A new Tory fundraising drive is targeting members and supporters who have yet to donate to the Conservatives’ campaign. The email tells recipients that “Over the last twelve months Labour have raised nearly £13 million from donations alone. And now the polls are tightening. So we urgently need your help to match Corbyn’s war chest.”
The email, sent by co-Chairman of the party Ben Elliott, highlights members and supporters who have not contributed to the ‘Election Fighting Fund’ in an attempt to pressure them into giving £5 or 10 in the final days of the campaign. It’s more normal for late-stage fundraising emails to target supporters who have already donated – the Tories are pulling out all the stops following Labour’s massive union cash injection…
Guido’s investigation in late 2017 drew attention to the implausibility of Momentum having adhered to the laws on spending limits. The subsequent Electoral Commission electoral fraud investigation has borne this out, with Momentum today being fined £16,700 for multiple breaches of electoral law. The hard left campaign group has been found to have repeatedly filed inaccurate general election spending returns in 2017 despite being given a year to revise their return. They were also multiple failures to report donations accepted outside of an election period. The Electoral Commission says this is “the highest fine levied on a non-party campaigner for not submitting a complete and accurate spending return during the 2017 election.”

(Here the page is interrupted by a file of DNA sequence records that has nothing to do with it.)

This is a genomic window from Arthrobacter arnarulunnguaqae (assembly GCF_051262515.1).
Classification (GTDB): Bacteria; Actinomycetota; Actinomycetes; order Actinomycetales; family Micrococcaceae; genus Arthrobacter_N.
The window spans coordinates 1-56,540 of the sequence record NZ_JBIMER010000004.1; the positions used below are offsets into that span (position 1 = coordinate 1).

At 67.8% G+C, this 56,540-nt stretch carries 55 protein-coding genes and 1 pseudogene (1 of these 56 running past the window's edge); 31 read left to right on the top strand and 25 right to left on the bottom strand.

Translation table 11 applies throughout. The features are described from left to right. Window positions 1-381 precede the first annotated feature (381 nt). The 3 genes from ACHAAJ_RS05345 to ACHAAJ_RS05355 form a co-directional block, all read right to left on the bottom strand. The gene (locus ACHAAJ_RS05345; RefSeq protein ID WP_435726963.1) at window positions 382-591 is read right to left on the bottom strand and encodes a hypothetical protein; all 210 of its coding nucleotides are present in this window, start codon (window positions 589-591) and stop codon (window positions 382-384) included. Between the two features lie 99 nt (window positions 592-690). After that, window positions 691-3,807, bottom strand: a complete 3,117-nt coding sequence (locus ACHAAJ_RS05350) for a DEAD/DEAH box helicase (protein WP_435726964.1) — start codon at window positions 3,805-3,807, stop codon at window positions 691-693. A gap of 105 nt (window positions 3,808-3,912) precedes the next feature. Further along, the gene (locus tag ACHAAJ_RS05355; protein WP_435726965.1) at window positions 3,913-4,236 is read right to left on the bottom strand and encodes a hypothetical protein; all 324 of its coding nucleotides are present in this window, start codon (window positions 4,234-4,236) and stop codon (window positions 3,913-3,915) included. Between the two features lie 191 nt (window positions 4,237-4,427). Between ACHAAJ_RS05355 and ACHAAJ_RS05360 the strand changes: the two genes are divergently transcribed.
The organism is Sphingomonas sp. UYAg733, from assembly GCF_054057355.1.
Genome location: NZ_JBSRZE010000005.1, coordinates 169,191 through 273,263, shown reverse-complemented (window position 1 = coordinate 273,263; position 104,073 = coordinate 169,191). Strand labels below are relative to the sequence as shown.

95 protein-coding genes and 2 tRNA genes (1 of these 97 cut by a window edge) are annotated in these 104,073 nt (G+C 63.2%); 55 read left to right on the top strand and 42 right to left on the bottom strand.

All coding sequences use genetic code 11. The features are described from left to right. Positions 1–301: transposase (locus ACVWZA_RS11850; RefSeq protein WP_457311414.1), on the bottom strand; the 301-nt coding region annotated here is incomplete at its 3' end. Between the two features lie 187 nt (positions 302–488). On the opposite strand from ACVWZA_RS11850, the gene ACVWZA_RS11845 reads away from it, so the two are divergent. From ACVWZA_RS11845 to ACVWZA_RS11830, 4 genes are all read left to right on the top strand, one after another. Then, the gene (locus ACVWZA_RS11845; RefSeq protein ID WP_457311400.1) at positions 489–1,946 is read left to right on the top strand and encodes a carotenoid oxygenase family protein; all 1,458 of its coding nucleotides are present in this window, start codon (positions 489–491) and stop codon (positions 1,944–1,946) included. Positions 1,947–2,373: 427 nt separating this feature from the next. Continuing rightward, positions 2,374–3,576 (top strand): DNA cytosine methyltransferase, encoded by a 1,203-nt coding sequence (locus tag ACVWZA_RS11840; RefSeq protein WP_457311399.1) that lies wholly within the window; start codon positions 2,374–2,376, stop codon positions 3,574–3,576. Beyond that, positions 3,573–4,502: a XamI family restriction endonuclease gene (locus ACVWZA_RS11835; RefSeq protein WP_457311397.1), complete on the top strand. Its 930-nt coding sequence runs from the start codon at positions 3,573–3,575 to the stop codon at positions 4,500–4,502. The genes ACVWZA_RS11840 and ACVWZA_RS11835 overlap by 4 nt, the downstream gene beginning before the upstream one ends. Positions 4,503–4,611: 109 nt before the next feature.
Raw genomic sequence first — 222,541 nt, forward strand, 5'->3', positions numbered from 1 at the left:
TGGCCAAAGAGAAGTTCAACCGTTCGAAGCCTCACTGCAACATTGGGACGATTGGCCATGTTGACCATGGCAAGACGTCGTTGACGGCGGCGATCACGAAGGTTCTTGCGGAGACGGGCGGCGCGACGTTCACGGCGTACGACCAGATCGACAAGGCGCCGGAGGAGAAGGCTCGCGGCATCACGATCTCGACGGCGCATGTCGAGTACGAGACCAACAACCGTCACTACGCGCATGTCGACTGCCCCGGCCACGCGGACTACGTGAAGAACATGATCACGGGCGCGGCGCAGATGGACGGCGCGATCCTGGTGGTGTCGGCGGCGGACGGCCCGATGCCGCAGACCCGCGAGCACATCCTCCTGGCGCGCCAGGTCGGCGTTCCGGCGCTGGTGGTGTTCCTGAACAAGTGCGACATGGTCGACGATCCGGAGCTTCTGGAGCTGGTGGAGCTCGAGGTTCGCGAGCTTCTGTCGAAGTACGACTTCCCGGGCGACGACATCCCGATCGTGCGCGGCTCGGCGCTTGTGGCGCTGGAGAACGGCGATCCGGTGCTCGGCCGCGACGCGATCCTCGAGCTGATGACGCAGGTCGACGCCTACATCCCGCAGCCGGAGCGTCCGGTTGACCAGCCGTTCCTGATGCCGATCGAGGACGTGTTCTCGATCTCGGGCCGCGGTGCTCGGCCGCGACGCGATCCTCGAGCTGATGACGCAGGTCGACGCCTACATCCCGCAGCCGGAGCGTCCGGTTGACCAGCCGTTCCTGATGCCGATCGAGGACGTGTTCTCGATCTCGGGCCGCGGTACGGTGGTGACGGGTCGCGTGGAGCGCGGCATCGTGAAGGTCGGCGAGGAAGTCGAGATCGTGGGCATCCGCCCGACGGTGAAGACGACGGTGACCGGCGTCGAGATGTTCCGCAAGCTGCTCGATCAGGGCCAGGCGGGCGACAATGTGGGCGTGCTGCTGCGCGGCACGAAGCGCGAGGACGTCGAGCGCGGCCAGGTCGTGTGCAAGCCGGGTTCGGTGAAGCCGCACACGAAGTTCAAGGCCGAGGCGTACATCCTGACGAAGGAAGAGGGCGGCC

Momentum originally claimed they had only spent £38,743 across the whole of the 2017 election. Conveniently, just under the £39,000 spending limit for non-party campaigners…
Considering Momentum raised £120,000 from Crowdpac alone, they presumably expected the Electoral Commission would simply believe that they did not spend the vast majority of the money raised. But the Commission has concluded that Momentum’s spending report “was not accurate and Momentum subsequently delivered four further versions after the deadline, each of which reported different amounts of donations and spending.” Oh dear…
UPDATE: Despite the Electoral Commission stating bluntly that “Momentum did not cooperate fully during the investigation” they have responded with a lengthy statement essentially claiming it was all an innocent mistake. The make much of their small donations from volunteers, the Electoral Commission actually found they failed to declare big donations of tens of thousands from the TSSA union.
As the world learned this week of the horrific torture and murder of the dissident journalist Jamal Khashoggi – he was according to some reports alive when his torturer began cutting him up with an electric bone saw – the register of MPs’ interests was published. The new register of interests reveals that Tory MP Rehman Chishti received £46,000 from Saudi Arabia between March 2016 and January this year for advisory work with the King Faisal Center for Research and Islamic Studies. Chisti only stopped taking the lucrative £2,000-a-month payments from the Saudis when he became Vice Chairman of the Conservative Party for Communities in January. The party position comes with a £10,000 honorarium.